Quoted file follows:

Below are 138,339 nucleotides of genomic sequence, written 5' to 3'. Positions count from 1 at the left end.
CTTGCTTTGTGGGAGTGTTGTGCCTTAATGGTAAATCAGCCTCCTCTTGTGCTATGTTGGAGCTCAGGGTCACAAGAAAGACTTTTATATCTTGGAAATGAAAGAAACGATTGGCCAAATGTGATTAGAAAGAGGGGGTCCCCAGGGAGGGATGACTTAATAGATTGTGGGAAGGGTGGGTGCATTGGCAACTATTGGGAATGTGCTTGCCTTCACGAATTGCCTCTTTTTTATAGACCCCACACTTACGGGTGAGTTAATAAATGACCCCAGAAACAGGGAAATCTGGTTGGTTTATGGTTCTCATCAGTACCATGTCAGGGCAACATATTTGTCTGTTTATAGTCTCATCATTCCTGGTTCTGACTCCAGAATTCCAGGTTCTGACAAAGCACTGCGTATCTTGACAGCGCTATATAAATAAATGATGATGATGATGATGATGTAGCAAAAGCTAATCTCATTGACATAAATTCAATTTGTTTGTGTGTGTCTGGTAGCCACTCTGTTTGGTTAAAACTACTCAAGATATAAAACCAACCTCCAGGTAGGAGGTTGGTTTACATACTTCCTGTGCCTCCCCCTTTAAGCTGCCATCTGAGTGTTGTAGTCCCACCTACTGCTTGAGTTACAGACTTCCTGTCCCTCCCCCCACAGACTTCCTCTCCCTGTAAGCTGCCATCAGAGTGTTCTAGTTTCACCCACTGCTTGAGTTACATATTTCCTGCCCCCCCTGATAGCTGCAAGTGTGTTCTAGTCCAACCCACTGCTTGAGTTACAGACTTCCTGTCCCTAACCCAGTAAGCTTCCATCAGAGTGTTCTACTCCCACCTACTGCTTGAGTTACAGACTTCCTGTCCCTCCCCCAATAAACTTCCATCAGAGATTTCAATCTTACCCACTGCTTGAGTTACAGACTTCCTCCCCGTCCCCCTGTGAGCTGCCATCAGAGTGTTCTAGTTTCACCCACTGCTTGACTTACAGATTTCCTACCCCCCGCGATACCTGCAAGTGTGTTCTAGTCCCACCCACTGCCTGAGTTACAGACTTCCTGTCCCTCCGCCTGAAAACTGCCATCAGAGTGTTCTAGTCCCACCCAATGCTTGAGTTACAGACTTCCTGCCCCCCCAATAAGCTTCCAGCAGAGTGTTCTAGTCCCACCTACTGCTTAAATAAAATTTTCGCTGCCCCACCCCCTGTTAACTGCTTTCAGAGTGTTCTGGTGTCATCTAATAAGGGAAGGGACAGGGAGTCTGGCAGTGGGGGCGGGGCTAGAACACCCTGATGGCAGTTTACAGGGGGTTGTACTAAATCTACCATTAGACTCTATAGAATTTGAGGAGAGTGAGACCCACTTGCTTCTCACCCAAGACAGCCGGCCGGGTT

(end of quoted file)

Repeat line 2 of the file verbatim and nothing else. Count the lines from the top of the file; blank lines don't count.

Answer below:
CTTGCTTTGTGGGAGTGTTGTGCCTTAATGGTAAATCAGCCTCCTCTTGTGCTATGTTGGAGCTCAGGGTCACAAGAAAGACTTTTATATCTTGGAAATGAAAGAAACGATTGGCCAAATGTGATTAGAAAGAGGGGGTCCCCAGGGAGGGATGACTTAATAGATTGTGGGAAGGGTGGGTGCATTGGCAACTATTGGGAATGTGCTTGCCTTCACGAATTGCCTCTTTTTTATAGACCCCACACTTACGGGTGAGTTAATAAATGACCCCAGAAACAGGGAAATCTGGTTGGTTTATGGTTCTCATCAGTACCATGTCAGGGCAACATATTTGTCTGTTTATAGTCTCATCATTCCTGGTTCTGACTCCAGAATTCCAGGTTCTGACAAAGCACTGCGTATCTTGACAGCGCTATATAAATAAATGATGATGATGATGATGATGTAGCAAAAGCTAATCTCATTGACATAAATTCAATTTGTTTGTGTGTGTCTGGTAGCCACTCTGTTTGGTTAAAACTACTCAAGATATAAAACCAACCTCCAGGTAGGAGGTTGGTTTACATACTTCCTGTGCCTCCCCCTTTAAGCTGCCATCTGAGTGTTGTAGTCCCACCTACTGCTTGAGTTACAGACTTCCTGTCCCTCCCCCCACAGACTTCCTCTCCCTGTAAGCTGCCATCAGAGTGTTCTAGTTTCACCCACTGCTTGAGTTACATATTTCCTGCCCCCCCTGATAGCTGCAAGTGTGTTCTAGTCCAACCCACTGCTTGAGTTACAGACTTCCTGTCCCTAACCCAGTAAGCTTCCATCAGAGTGTTCTACTCCCACCTACTGCTTGAGTTACAGACTTCCTGTCCCTCCCCCAATAAACTTCCATCAGAGATTTCAATCTTACCCACTGCTTGAGTTACAGACTTCCTCCCCGTCCCCCTGTGAGCTGCCATCAGAGTGTTCTAGTTTCACCCACTGCTTGACTTACAGATTTCCTACCCCCCGCGATACCTGCAAGTGTGTTCTAGTCCCACCCACTGCCTGAGTTACAGACTTCCTGTCCCTCCGCCTGAAAACTGCCATCAGAGTGTTCTAGTCCCACCCAATGCTTGAGTTACAGACTTCCTGCCCCCCCAATAAGCTTCCAGCAGAGTGTTCTAGTCCCACCTACTGCTTAAATAAAATTTTCGCTGCCCCACCCCCTGTTAACTGCTTTCAGAGTGTTCTGGTGTCATCTAATAAGGGAAGGGACAGGGAGTCTGGCAGTGGGGGCGGGGCTAGAACACCCTGATGGCAGTTTACAGGGGGTTGTACTAAATCTACCATTAGACTCTATAGAATTTGAGGAGAGTGAGACCCACTTGCTTCTCACCCAAGACAGCCGGCCGGGTT